Tamara Keith

Tamara Keith joined NPR in 2009 as NPR's newest business reporter. Her coverage spans the business world, from the latest trends in housing and consumer spending to new developments in the ongoing financial crisis. In her work, Keith aspires to "make business stories relatable to all our listeners, not just those who read the Wall Street Journal." In early 2010, she was one of NPR's reporters on the ground in Haiti covering the aftermath of the country's disasterous earthquake.

Keith has covered the major stories of the global recession, including developments in housing and banking, as well as everyday business stories for national and local public radio news outlets. Over the course of her career, she has covered other major news events including wildfires in California and the coal ash spill in Tennessee.

Keith has deep roots in public radio, and got her start in news by writing and voicing essays for NPR's Weekend Edition Sunday as a teenager. After earning her a journalism graduate degree from the Graduate School of Journalism at UC Berkeley (where it was reported she was the youngest person to ever enroll), she went to work for NPR station KQED's California Report, where she covered topics including agriculture and the environment. She then went east to WOSU-AM in Columbus, Ohio, where she reported on politics and the 2004 presidential campaign. Then it was back to her home state of California where she reported again for KQED and KPCC/Southern California Public Radio. Tamara also refined her business reporting skills through work with American Public Media's Marketplace.

She is the recipient of numerous awards, including a first place trophy from the Society of Environmental Journalists for "Outstanding Story Radio."

In her spare time, she hosts and produces "B-Side Radio," an hour-long public radio magazine and podcast.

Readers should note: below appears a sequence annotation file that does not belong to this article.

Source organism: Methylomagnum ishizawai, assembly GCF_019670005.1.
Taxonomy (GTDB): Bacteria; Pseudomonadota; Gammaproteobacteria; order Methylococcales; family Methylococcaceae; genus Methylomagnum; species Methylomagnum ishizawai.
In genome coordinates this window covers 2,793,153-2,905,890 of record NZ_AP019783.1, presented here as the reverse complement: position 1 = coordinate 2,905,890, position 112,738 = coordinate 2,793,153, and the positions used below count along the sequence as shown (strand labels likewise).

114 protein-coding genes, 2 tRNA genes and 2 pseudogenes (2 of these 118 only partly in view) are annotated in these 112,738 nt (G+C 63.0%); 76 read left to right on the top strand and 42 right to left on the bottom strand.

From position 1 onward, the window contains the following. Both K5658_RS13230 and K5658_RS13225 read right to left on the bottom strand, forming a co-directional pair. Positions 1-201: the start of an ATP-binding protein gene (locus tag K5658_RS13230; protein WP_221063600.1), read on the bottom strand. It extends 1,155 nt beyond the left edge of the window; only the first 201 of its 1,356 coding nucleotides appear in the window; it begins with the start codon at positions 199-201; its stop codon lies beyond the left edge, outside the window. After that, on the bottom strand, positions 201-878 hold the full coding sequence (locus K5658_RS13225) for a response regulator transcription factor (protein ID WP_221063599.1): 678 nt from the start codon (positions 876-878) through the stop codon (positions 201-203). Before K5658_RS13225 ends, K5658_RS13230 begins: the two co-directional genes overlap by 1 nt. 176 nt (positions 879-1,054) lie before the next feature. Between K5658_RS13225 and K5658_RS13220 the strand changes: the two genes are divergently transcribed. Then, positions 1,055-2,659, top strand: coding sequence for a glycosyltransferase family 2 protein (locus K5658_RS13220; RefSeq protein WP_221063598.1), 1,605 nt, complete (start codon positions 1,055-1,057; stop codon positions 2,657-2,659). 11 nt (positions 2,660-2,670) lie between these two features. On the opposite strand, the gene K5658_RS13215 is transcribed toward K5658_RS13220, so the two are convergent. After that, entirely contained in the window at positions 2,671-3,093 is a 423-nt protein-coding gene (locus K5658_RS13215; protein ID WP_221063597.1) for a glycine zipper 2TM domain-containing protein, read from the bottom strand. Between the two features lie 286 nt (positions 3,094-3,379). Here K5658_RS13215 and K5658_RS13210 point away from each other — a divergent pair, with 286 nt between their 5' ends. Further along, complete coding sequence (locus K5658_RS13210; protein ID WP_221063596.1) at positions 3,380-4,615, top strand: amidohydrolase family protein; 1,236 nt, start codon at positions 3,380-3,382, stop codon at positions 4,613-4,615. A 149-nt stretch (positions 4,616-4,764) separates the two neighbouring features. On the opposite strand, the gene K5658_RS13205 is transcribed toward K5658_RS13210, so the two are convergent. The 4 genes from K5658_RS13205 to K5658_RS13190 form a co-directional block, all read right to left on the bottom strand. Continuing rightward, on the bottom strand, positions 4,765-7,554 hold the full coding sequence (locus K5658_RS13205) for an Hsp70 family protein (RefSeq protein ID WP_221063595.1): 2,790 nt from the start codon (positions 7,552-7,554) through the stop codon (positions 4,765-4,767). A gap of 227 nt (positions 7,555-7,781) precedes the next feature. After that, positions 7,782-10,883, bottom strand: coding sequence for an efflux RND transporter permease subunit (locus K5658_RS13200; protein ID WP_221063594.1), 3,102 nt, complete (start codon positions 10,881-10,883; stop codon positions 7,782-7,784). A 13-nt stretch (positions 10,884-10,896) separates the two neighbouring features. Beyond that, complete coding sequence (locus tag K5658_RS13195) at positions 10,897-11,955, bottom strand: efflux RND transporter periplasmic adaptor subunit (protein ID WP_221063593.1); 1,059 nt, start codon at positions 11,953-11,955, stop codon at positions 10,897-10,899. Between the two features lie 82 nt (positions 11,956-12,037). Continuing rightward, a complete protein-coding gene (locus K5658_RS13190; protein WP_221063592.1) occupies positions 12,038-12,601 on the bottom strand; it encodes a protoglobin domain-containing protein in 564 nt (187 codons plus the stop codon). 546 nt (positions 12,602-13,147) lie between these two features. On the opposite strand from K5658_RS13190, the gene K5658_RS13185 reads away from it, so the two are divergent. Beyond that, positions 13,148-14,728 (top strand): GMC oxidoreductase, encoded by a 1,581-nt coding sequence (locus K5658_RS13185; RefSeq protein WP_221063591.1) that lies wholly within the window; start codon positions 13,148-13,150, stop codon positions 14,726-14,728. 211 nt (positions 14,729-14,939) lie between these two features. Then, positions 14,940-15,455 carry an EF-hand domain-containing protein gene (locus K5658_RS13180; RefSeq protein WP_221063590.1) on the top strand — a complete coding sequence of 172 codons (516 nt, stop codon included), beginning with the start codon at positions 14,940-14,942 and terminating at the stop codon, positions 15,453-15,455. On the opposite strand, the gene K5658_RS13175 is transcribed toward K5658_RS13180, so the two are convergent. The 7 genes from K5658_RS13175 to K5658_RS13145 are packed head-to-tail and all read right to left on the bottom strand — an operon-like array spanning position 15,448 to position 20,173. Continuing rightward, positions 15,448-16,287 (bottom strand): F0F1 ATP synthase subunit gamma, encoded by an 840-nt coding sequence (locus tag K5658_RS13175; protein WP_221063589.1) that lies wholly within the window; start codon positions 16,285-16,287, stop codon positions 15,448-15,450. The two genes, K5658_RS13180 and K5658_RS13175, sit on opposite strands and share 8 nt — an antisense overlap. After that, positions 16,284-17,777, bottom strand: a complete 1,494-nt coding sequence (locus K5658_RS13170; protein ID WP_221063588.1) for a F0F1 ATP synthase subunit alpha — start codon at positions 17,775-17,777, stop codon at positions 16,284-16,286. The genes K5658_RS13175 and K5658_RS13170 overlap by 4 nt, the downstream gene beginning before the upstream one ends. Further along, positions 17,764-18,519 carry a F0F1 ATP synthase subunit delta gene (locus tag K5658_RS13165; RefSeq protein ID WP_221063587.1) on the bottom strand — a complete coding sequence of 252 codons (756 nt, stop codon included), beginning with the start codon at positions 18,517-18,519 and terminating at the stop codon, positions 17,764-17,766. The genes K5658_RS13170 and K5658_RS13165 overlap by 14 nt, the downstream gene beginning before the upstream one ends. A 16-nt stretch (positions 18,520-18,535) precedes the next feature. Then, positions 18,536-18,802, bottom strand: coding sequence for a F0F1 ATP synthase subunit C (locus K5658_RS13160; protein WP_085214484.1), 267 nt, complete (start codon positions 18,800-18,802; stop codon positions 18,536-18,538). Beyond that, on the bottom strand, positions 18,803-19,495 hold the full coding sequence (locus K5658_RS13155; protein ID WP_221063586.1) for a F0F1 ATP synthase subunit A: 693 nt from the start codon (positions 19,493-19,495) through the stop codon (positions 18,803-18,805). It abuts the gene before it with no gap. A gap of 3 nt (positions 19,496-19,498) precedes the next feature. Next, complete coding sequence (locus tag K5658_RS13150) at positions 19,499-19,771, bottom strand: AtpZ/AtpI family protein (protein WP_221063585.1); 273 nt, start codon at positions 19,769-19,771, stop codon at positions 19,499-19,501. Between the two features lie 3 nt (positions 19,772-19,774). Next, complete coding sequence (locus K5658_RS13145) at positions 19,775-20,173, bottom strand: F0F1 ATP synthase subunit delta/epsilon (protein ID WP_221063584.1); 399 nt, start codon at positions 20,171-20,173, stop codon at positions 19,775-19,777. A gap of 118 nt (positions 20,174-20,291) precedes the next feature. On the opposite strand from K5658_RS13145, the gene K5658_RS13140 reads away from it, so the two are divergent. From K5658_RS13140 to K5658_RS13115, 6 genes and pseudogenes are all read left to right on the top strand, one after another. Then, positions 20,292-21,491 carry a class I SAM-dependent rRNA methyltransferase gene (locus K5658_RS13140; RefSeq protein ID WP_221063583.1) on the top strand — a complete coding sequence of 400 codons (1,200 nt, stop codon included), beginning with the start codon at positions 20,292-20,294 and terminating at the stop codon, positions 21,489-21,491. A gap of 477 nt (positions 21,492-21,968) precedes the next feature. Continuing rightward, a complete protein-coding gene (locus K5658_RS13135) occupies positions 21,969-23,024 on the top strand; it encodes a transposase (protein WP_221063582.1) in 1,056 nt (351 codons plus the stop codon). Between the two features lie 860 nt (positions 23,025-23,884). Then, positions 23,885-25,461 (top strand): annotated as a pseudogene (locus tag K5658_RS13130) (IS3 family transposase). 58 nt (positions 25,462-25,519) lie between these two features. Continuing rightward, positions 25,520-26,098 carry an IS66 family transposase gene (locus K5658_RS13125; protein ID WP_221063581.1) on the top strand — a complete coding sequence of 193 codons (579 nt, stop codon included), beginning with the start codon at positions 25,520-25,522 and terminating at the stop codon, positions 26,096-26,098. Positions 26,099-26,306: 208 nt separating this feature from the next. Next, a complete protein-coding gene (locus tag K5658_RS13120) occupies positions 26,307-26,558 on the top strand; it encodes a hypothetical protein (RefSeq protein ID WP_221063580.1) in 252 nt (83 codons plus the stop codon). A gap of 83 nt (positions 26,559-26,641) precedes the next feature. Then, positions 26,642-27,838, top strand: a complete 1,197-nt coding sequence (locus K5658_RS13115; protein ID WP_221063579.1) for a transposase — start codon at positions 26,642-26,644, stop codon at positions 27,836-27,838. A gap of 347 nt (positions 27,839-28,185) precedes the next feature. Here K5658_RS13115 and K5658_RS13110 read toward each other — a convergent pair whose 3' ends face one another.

She is a recreational triathlete and half-marathon runner. Her husband is a cancer researcher and veterinarian.

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KELLY MCEVERS, HOST:

Hillary Clinton was back on the campaign trail today. After taking three days to rest from pneumonia, Clinton entered her event with some specially chosen music for the occasion.

(SOUNDBITE OF SONG, "I GOT YOU")

As presidential candidates travel the country, they often deliver the same speech, or close to it. We are annotating speeches delivered by both Donald Trump and Hillary Clinton to give you a sense of what they are talking about regularly, and how they say it.

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AUDIE CORNISH, HOST:

Although Family Circle magazine's quadrennial presidential cookie competition sounds like it might have started with Mamie Eisenhower back in the 1950s, it actually got its start with Hillary Clinton.

Every presidential election cycle since 1992, the magazine has published a cookie recipe from the candidates' wives. The latest recipes were released Thursday morning, of course with a twist this year: Since Hillary Clinton is the first female nominee of a major party, it was her husband, Bill, who was asked to furnish a cookie recipe, along with Melania Trump.

Among the 3,000 people Hillary Clinton drew to a rally in Florida last night was the father of the man responsible for killing 49 people at the Pulse nightclub in Orlando on June 12, according to a local news report.

A Clinton campaign official tells NPR that the rally in Kissimmee, Fla., on Monday was open to the public. NBC affiliate WPTV identified one attendee as Seddique Mateen, the father of Omar Mateen, who was killed in a shootout with police after carrying out the deadliest mass shooting in modern U.S. history.

Editor's note: NPR will also be fact-checking Democratic nominee Hillary Clinton's planned economic speech this Thursday.